Clarkson goes big with her performance, in a role that calls for something more stylized than Adamss seamless disappearance into Camille. It works. Like her youngest, Adora is really two people; in public, she's the soft and sweet Southern lady the town needs her to be, a direct contrast to Camilles broken skin and battered body. But her womanhood is a hollow, brittle performance, masking deep reserves of cruelty.
Similarly, the interlocking histories of Wind Gap hide every kind of sin, from drug use to community-sanctioned rape; at times it seems as if its seedy underbelly is bigger and broader than the Podunk town itself. But Flynns also at her most righteous in Sharp Objects, fiddling with the all-American—cheerleading, day-drinking, hunting practice—to seek the rot within. Camille, at the beginning, is the rot: Literally clad in black, and horribly scarred with the trauma of her girlhood, she is the walking manifestation of Wind Gaps heart of darkness.
This is dramatically convenient, of course. But it also pinions the towns ghastliest secrets to the flesh-and-blood stakes of lived experience, making for a story that is much more intimately immersive than chilly Gone Girl and snarky Big Little Lies. Camilles story, told through Adamss hesitant physicality—and behind a curtain of long strawberry-blonde hair, so alive its tendrils seem to instinctively curl around her—is one of barely maintained survival. Her life is almost nothing besides this desperate, headlong attempt to outlast her own pain. On the other hand, in a world that prizes and ultimately sacrifices its girls, this pain is also useful: its the only thing she knows that truly belongs to her.
Get Vanity Fairs HWD NewsletterSign up for essential industry and award news from Hollywood.Full ScreenPhotos:13 Fourth of July Movies That Will Restore Your Faith in Humanity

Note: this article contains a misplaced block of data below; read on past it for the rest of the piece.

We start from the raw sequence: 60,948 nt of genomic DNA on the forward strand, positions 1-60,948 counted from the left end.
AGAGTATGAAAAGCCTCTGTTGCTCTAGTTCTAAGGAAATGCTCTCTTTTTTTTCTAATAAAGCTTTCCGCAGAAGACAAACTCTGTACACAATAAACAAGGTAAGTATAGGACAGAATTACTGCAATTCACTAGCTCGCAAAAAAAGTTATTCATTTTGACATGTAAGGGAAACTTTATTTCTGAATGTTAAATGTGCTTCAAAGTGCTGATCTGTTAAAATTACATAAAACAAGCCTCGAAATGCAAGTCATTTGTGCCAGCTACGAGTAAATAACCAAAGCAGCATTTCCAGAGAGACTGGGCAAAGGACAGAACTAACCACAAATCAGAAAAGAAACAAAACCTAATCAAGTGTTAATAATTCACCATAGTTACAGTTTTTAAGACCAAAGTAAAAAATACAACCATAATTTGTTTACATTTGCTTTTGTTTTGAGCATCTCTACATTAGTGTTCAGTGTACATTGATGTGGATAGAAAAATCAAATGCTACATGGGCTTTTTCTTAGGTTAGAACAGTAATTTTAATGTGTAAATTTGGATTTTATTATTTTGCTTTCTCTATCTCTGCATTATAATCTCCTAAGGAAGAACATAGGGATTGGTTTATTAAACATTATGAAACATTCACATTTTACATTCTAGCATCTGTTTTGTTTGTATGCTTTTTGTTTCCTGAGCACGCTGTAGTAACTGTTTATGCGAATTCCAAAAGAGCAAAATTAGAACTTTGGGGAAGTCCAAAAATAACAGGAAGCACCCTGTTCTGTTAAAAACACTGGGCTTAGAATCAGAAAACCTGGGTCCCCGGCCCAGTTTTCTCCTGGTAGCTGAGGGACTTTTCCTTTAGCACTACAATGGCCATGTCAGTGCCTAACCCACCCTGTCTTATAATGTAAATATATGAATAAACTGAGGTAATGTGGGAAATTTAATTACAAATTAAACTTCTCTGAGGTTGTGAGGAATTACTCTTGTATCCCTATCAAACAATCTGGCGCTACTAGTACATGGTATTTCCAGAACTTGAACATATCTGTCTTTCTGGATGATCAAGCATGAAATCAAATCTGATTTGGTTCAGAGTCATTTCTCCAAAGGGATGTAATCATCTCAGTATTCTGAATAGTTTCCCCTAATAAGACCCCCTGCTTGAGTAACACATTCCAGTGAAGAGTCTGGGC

A League of Their Own
What could be better company for your barbecue feast than the story of the Rockford Peaches, starring such icons as Madonna and Rosie ODonnell?Photo: From Columbia Pictures/Everett Collection.
Sure, the film is overtly political—but its a musical!Photo: From Everett Collection.
Paris Is Burning
For those whose July Fourth tastes are a bit glitzier, its hard to think of a better way to celebrate America than Paris Is Burning. Pay respect to our vibrant drag scene in all its O-P-U-L-E-N-C-E.Photo: From Off White Productions/Everett Collection
Nothing could be more restorative to ones humanity—and national pride—than watching Queen Latifah, Jada Pinkett Smith, Tiffany Haddish, and Regina Hall tear their way through New Orleans. Relive the glory of the performance that gave Tiffany Haddish her breakout.Photo: From Universal Pictures/Everett Collection.
Wet Hot American Summer
Sleepaway camp is one of Americas best traditions, and what better film to celebrate that grand national pastime than the movie that cast H. Jon Benjamin as a self-fellating can of vegetables?Photo: From USA Films/Everett Collection.
Remember the Titans
This one needs no explanation, right? But just in case: Denzel Washington; Ryan Gosling; a tiny Hayden Panettiere; and one irresistibly inspiring football story.Photo: From Walt Disney Co./Everett Collection.
And if you do want to get really on-the-nose about everything, you could do worse than Will Smith and Jeff Goldblum teaming up to fight space aliens. Also, you cant really go wrong with Bill Pullman.Photo: From 20th Century Fox/Everett Collection.PreviousNext
Sonia SaraiyaSonia Saraiya is Vanity Fair's television critic. Previously she was at Variety, Salon, and The A.V. Club. She lives in New York.